City plans changes to mass transit system; hiring consultant.

A complete overhaul of Jackson’s mass transit system is in the works, with city officials expected to seek out a consultant in the coming weeks to help determine the system’s needs.

The Lumumba administration is expected to issue a request for proposals in the next two weeks for a consultant to conduct a “comprehensive traffic study” of the JATRAN system.

Hopes are to eventually implement changes that will better serve riders, improve transit times, and incorporate elements, such as bike-sharing and ride sharing, said Planning and Development Director Mukesh Kumar.

The news comes as ridership with JATRAN drops and months after officials told the Sun it was time to “rethink” the purpose of mass transit in the city.

It also comes as municipalities across the country are revamping their transit systems for reasons similar to Jackson’s.

Meanwhile, Jackson recently has hired Michael Baker International to begin replacing travel shelters at JATRAN bus stops and has purchased new mobile surveillance cameras for its buses.

The Baker contract is for $88,000 and includes replacing as many shelters as possible with the available funding.

The contract for surveillance cameras is with Angeltrax, and is for $233,615. It is being paid for, in large part, with an 80 percent matching grant from the federal government.

Improvements aside, Jackson is also working on implementing a new high-speed transit line that would impact the Northside.

After hosting a series of public meetings earlier this year, officials with the planning department are expected to bring on a consultant this fall to help draw up plans for ONELINE, a five-mile corridor that would run from Fondren to Jackson State University (JSU).

Kumar said the ultimate goal of the work is to “create a mobility system for the entire city of Jackson” and replace the current “hub and spoke” system utilized by JATRAN for years with a corridor-based service.

“Right now, we have a hub and spoke system, where Union Station is the hub and all the buses go outward from there and come back,” he said. “We expect to move to a network or corridor model. That will mean significant realignments.”

A corridor model would provide direct, uninterrupted connections between a set of locations, while hub and spoke connects locations “through one intermediary location,” like Union Station, according to transportgeography.org.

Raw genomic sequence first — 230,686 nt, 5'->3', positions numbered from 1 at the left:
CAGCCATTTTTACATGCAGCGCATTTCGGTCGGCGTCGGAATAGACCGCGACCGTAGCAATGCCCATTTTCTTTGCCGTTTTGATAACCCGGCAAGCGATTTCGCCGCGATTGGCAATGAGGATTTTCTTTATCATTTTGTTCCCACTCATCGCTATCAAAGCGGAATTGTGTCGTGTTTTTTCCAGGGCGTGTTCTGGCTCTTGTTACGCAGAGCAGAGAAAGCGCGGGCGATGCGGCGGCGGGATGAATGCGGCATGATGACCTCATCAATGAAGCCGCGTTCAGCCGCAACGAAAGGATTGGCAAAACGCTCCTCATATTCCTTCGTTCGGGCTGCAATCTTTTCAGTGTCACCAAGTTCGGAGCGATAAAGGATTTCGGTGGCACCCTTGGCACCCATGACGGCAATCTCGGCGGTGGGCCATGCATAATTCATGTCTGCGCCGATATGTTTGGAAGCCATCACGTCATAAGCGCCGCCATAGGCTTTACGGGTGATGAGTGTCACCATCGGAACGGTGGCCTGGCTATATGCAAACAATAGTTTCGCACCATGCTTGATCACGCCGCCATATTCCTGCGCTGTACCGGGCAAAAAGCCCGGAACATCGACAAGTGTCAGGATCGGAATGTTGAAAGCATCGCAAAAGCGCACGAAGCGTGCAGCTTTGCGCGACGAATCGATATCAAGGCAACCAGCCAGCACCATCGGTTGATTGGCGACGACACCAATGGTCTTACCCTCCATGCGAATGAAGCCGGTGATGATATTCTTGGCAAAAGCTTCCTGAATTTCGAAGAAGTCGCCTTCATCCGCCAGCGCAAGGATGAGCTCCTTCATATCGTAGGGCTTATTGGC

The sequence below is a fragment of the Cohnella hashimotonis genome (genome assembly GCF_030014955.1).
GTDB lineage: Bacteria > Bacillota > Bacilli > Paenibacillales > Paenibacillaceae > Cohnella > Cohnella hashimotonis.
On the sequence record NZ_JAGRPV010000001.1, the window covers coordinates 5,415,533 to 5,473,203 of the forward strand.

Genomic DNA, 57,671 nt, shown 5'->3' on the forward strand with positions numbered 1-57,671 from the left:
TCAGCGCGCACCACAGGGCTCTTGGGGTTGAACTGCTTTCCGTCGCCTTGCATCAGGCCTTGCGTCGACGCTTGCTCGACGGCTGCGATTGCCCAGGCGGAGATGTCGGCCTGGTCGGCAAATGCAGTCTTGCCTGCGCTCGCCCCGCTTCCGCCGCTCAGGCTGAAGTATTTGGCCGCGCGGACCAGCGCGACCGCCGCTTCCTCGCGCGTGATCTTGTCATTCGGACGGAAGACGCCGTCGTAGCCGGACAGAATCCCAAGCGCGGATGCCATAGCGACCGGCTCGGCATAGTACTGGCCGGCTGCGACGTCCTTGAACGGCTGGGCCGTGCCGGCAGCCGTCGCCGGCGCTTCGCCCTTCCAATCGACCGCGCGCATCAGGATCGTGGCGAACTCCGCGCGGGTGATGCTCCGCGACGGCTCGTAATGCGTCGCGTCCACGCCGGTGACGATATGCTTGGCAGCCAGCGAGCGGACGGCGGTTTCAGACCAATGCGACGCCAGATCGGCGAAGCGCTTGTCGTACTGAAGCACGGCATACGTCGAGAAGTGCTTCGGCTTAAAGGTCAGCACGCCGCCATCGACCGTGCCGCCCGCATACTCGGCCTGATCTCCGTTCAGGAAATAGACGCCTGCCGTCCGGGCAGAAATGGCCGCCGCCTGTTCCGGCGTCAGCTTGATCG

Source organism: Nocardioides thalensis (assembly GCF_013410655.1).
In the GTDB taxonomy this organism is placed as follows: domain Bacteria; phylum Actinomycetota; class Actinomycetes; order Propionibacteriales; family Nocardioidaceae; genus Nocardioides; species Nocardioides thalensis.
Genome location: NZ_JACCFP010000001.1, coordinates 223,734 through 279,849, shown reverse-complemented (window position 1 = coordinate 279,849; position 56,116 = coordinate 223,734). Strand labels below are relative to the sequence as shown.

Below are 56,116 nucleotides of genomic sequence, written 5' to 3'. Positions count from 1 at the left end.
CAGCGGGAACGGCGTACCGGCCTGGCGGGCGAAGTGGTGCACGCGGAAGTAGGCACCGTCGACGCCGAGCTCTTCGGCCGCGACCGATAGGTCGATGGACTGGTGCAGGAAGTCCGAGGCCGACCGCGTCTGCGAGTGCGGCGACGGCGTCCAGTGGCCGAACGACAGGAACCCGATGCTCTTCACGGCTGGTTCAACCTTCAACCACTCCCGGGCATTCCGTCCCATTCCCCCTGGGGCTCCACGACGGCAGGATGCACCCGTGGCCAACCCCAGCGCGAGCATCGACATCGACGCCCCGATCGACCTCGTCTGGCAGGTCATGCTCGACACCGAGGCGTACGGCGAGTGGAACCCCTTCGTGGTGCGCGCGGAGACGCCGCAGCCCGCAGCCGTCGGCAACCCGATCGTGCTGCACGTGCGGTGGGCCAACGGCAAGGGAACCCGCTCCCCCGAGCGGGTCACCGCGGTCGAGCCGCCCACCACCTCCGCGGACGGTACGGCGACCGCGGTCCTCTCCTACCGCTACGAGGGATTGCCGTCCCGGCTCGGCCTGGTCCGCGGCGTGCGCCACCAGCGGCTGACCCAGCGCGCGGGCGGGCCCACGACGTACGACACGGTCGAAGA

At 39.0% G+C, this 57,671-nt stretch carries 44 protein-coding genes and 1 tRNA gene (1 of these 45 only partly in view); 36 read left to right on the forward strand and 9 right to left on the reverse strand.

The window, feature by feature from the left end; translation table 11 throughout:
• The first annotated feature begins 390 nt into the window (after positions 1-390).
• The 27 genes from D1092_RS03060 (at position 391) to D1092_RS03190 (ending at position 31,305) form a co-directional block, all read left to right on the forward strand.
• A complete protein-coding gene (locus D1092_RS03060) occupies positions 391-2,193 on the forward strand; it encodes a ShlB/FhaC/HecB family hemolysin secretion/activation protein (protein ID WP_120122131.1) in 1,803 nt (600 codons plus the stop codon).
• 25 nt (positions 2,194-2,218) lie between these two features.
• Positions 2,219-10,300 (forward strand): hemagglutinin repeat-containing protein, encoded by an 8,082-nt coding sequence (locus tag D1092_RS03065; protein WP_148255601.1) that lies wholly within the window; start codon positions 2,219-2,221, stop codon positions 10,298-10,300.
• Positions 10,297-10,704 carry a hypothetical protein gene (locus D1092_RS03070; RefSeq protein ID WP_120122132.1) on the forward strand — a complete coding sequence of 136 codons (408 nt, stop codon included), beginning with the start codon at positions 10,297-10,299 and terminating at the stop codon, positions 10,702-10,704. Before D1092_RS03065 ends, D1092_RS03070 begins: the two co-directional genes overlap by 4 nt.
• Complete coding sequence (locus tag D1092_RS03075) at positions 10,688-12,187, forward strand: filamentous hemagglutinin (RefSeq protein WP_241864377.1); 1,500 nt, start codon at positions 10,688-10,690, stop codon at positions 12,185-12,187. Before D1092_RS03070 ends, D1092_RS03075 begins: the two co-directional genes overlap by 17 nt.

Maps obtained through a Google search paint a more clear picture of the two systems. Hub and spoke systems have multiple fixed routes extending from a single center point.

Corridor systems look more like a plate of spaghetti, with multiple routes, but no central connection.

Cities across the country have switched to corridor-based systems, in part, to increase efficiency and reduce commute times for riders.

Doing so has shown marked increase in mass transportation. In August 2015, Houston, Texas replaced its hub and spoke system with a new one that provided riders with “quick, cross-town routes.” As a result, ridership in that city increased 6.8 percent between September 2015 and July 2016, according to an online article from Curbed Magazine.

Closer to home, Shreveport, La., made numerous changes to its bus service in recent years, including introducing corridor-based routes in 2017, also resulting in ridership increases. According to a June 2018 report from KTBS news, 46,000 more riders used the service in March, April and May 2018 than the same period the year before. More route changes for the city of 192,000 were made in 2019.

Locally, ONELINE would be an example of a corridor-based line. In January, the city announced that it had received a $1 million Federal Transit Administration grant to study the creation of the hub, which would provide a direct route from the Fondren Business District to JSU.

It would serve not only Fondren and JSU, but also the University of Mississippi Medical Center, Baptist Medical Center, Millsaps College and Belhaven University.

Kumar hopes to issue an RFP to draw up plans for the line this fall. The consultant hired will look at “land use, zoning … all the things that we have to change for the (line) to be successful,” he said.

Ridership with JATRAN has dropped precipitously since 2014 when more than 615,000 rides were reported. As of August 2018, the service averages around 400,000 rides a year, according to city documents.

While ridership is dropping, mass transit is a top priority for residents.

Surveys conducted at six community meetings this year showed that 42.9 percent of those in attendance would like to see more bus rapid transit in the city. Following that, 37.7 percent of respondents would like to see more music festivals, 33.8 percent would like more parks, the same percentage that would like to see more movie theaters.

About 80 people attended the meetings, which were held at various spots across the city.

Survey takers showed they would like transit shelters to include real-time information on bus arrivals and departures, more trash receptacles and more comfortable seating.

The Baker contract will replace shelters at bus stops based on survey results and plans drawn up by planning and development, Kumar said.

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